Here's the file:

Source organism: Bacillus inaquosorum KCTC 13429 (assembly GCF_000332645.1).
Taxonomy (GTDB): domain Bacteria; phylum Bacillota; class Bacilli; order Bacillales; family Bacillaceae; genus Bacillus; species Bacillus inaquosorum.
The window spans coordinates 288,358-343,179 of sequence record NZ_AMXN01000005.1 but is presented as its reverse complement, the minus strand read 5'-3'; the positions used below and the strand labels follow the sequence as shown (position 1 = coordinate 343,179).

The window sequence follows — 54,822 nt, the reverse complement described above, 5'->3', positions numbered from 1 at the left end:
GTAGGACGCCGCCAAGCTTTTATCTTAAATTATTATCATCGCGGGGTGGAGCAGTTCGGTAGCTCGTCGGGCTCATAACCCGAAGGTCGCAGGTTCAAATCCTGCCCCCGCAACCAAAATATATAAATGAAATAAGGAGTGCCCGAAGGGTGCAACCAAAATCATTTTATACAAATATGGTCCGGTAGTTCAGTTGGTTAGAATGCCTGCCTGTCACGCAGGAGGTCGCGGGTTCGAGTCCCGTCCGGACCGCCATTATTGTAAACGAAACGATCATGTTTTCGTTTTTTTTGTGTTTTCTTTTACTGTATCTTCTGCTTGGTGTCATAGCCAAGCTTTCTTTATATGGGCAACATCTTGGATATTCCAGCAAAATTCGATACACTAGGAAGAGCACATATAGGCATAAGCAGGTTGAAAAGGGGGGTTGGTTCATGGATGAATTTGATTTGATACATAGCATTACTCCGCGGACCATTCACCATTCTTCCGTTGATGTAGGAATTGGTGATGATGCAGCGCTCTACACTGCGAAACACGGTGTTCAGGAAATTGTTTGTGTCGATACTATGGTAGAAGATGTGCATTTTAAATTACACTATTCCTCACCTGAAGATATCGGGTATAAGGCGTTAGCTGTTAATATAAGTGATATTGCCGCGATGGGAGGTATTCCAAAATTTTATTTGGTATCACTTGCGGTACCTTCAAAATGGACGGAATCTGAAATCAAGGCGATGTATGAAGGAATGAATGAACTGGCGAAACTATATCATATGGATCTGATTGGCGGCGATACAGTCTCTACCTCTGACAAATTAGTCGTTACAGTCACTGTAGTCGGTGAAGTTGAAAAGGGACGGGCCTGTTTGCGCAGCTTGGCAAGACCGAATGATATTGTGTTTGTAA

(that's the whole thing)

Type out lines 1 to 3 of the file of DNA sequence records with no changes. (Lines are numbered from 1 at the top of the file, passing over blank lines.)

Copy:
Source organism: Bacillus inaquosorum KCTC 13429 (assembly GCF_000332645.1).
Taxonomy (GTDB): domain Bacteria; phylum Bacillota; class Bacilli; order Bacillales; family Bacillaceae; genus Bacillus; species Bacillus inaquosorum.
The window spans coordinates 288,358-343,179 of sequence record NZ_AMXN01000005.1 but is presented as its reverse complement, the minus strand read 5'-3'; the positions used below and the strand labels follow the sequence as shown (position 1 = coordinate 343,179).